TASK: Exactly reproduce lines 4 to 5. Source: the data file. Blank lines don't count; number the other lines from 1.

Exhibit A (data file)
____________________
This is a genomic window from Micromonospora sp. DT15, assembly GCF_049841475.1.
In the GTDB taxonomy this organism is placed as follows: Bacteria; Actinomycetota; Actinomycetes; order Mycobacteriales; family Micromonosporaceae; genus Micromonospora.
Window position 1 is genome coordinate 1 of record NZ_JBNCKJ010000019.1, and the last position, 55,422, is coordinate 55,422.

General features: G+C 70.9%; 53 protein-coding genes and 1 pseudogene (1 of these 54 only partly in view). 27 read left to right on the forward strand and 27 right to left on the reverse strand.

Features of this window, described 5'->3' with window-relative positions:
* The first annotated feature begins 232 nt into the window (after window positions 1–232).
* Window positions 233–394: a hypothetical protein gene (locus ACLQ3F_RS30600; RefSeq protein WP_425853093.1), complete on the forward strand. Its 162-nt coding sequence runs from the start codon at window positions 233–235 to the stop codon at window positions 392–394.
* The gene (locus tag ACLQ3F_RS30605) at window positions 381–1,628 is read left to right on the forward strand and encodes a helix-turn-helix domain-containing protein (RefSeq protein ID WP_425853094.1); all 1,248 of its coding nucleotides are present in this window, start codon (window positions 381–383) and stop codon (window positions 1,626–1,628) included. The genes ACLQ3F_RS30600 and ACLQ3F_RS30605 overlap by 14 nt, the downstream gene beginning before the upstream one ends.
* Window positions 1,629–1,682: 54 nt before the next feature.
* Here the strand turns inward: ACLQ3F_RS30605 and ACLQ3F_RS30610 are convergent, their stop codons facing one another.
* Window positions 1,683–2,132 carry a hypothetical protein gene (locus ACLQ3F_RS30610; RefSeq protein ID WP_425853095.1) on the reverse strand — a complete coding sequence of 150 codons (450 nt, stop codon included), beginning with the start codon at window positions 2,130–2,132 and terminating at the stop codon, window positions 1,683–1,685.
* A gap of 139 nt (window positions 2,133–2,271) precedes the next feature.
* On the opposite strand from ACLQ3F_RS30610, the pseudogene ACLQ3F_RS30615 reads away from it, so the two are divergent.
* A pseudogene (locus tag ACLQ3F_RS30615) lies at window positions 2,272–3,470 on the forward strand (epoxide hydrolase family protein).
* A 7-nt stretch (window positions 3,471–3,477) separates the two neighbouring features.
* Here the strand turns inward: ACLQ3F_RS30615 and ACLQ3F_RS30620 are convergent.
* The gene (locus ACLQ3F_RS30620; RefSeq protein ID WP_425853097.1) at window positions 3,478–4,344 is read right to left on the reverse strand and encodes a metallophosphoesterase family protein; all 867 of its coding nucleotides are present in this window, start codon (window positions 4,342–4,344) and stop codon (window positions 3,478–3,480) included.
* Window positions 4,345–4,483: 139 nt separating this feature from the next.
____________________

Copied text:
General features: G+C 70.9%; 53 protein-coding genes and 1 pseudogene (1 of these 54 only partly in view). 27 read left to right on the forward strand and 27 right to left on the reverse strand.

Features of this window, described 5'->3' with window-relative positions: